“It rolls back Michigan labor laws made over the last 30 or 40 years,” the governor said. “This proposal should be called ‘the Back in Time amendment.’ It would seriously harm Michigan’s ability to keep moving forward.”
Legal land mines
Mr. Vernuccio, the labor analyst, said topics and issues formerly not subject to collective bargaining could be up for grabs under a new amendment, putting all sorts of ideas for interpretation on the table and likely leading to many lawsuits.
“Things like last-in, first-out, teacher tenure reform that we passed in Michigan — those are no longer on the table,” he said. “If Proposal 2 passes, unions can bargain for them. It makes it so that the people’s elected representatives have no say legislatively over wages, hours and terms and conditions of employment. It’s Civics 101. Constitution trumps legislation.”
A poll of 600 likely voters conducted by the Lansing, Mich., firm EPIC-MRA from Sept. 8-11 found 48 percent supporting Proposal 2 and 43 percent opposing it. Nine percent of state voters remained undecided, and the margin of error was 4 percentage points, making it a tight contest on a state ballot that also features a competitive presidential race and four other measures.
Close to 18 percent of Michigan workers are members of unions. Among those who are employed in the private sector, about 12 percent are unionized.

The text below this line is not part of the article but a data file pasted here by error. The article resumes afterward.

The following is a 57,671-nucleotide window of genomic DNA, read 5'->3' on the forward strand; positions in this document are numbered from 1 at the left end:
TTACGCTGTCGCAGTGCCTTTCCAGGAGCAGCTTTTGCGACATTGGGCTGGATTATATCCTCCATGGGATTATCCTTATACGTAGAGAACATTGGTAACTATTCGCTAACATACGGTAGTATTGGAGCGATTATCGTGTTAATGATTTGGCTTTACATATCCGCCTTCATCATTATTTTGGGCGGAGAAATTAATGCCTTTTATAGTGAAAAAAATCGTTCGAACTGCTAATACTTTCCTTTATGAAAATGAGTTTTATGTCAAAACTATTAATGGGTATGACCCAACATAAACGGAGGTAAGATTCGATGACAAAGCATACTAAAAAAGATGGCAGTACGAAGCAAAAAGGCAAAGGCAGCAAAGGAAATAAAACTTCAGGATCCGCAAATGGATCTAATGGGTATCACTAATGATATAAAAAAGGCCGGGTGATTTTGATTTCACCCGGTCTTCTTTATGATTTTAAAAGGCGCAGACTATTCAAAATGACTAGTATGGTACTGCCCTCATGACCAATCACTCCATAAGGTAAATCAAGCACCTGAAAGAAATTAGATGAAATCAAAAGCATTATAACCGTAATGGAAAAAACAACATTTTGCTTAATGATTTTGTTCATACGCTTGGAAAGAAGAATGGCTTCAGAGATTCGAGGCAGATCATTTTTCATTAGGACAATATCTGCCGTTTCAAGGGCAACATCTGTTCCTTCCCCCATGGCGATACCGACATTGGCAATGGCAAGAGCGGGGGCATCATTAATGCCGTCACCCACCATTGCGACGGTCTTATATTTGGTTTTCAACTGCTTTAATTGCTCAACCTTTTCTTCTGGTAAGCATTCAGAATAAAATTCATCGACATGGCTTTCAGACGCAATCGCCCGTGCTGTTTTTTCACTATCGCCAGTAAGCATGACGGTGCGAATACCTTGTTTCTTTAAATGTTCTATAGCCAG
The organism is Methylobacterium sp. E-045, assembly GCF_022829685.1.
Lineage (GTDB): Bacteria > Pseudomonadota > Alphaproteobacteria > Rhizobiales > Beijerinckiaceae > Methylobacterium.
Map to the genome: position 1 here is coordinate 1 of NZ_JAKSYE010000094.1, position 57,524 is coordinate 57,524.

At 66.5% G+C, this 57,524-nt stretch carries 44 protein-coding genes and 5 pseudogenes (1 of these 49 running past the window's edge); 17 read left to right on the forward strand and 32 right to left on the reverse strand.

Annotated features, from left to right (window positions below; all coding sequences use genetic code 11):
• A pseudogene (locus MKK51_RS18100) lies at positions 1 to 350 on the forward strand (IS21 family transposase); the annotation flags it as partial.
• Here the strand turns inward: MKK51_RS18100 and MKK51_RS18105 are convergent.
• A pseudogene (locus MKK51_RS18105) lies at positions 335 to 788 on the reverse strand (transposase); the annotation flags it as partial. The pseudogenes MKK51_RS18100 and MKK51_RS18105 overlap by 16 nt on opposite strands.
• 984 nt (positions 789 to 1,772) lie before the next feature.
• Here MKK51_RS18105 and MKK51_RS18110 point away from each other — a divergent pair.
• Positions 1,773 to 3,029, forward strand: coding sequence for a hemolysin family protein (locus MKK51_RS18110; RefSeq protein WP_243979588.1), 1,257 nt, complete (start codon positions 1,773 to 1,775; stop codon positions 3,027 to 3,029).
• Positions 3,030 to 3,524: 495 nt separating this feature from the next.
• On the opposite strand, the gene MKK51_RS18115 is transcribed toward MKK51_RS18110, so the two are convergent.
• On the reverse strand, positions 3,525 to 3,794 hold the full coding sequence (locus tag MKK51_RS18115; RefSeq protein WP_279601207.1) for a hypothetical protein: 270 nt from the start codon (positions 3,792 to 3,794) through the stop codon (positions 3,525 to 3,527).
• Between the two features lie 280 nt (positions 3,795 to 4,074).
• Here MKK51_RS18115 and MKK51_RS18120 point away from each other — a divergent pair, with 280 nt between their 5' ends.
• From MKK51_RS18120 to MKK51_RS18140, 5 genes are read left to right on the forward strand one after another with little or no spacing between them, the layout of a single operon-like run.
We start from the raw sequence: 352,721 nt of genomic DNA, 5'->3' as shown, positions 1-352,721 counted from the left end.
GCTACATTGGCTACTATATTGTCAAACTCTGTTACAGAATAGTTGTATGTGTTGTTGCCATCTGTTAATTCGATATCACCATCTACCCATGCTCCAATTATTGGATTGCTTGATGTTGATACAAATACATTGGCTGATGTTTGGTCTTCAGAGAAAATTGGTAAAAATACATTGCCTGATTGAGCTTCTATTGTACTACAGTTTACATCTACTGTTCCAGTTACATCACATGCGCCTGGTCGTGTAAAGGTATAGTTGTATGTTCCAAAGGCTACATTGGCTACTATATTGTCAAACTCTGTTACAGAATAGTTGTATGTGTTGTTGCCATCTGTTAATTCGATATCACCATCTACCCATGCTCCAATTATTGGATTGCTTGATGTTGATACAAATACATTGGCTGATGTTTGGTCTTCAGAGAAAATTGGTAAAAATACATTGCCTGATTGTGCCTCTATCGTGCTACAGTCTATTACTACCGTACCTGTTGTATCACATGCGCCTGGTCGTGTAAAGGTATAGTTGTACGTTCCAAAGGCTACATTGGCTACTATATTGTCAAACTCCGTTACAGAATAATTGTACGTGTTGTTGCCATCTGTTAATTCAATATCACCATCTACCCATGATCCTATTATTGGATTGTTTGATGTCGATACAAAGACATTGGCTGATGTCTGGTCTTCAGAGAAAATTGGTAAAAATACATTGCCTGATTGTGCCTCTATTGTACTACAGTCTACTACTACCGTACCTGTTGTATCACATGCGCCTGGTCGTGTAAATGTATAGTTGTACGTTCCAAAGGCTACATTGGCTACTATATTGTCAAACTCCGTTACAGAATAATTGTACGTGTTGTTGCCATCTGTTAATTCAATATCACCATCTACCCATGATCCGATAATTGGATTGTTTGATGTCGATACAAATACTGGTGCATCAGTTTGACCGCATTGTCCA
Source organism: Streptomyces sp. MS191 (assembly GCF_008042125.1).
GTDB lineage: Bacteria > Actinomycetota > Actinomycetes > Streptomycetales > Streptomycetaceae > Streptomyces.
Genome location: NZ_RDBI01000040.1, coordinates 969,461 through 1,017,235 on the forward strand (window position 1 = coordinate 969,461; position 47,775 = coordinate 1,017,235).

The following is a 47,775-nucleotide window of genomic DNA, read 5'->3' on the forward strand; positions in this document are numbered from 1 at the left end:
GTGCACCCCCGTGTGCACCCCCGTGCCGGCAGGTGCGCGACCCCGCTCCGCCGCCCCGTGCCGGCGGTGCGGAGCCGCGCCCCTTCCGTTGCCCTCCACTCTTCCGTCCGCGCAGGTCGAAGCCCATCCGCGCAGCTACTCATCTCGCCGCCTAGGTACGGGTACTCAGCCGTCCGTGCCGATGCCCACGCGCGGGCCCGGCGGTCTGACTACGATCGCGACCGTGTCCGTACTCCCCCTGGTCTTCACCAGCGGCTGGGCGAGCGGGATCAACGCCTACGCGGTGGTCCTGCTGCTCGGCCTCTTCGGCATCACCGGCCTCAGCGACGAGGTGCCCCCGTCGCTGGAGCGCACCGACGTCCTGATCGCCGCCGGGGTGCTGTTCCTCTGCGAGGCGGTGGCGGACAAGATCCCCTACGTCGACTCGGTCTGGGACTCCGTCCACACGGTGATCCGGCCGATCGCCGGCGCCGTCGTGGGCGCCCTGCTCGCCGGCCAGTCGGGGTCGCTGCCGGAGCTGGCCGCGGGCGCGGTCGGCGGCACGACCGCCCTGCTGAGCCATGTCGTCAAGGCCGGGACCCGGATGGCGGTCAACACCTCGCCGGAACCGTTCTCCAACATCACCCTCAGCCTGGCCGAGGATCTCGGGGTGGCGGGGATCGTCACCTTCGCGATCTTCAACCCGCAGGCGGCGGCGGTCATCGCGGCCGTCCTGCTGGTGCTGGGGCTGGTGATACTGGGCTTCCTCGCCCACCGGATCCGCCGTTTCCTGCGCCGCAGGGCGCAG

Wendy Block, the director of health policy and human resources at the Michigan Chamber of Commerce, calls the proposal “dangerous and unprecedented.”
She noted that no other state has a similar provision. If passed, she said, Proposal 2 would undermine Michigan’s competitiveness.
“The general impact of such a measure is that it will only protect 3 percent of the state’s population, leaving 97 percent to foot the bill,” Ms. Block said. “Business leaders are extremely concerned, as should be local and state officials and citizens of this state. Anything that is a subject of collective bargaining cannot be decided by the legislature, or local units of government, or school districts moving forward.”
The law would add another burden to already-stressed state and local budgets, she said.
“The proposal doesn’t enumerate one by one, so anything addressed in any collective-bargaining agreement across the state could nullify state and local laws on the books,” she said. “Even the proponents themselves say they don’t know how many laws this could impact; it may be 80, it may be more or less. The possibilities are virtually endless. It will ultimately be up to the court to decide.”
The governor’s budget director, John Nixon, recently told the Stateline.com news service that Mr. Snyder is not opposed to labor unions but fears the cost to the budget and the unforeseen fallout financially and legally if Proposal 2 passes.
“We like bargaining with our employee unions, but you’ve got to have the right balance,” he told the news service. He cited in particular Lansing’s recent efforts to cap financial commitments made to retirees, caps that Proposal 2 could call into question.
While public unions are certain to gain with the measure’s passage, private-sector unions may not be affected so broadly as they are covered by federal law. Other states are watching closely as political battles over union power have been waged in such places as Wisconsin, Ohio and Indiana, which recently became a right-to-work state.
“If it passes in Michigan, watch out, because it’s coming to a state near you and you could very likely see it coming to states like California, for example, that have the constitutional amendment ballot-initiative process,” Mr. Vernuccio said.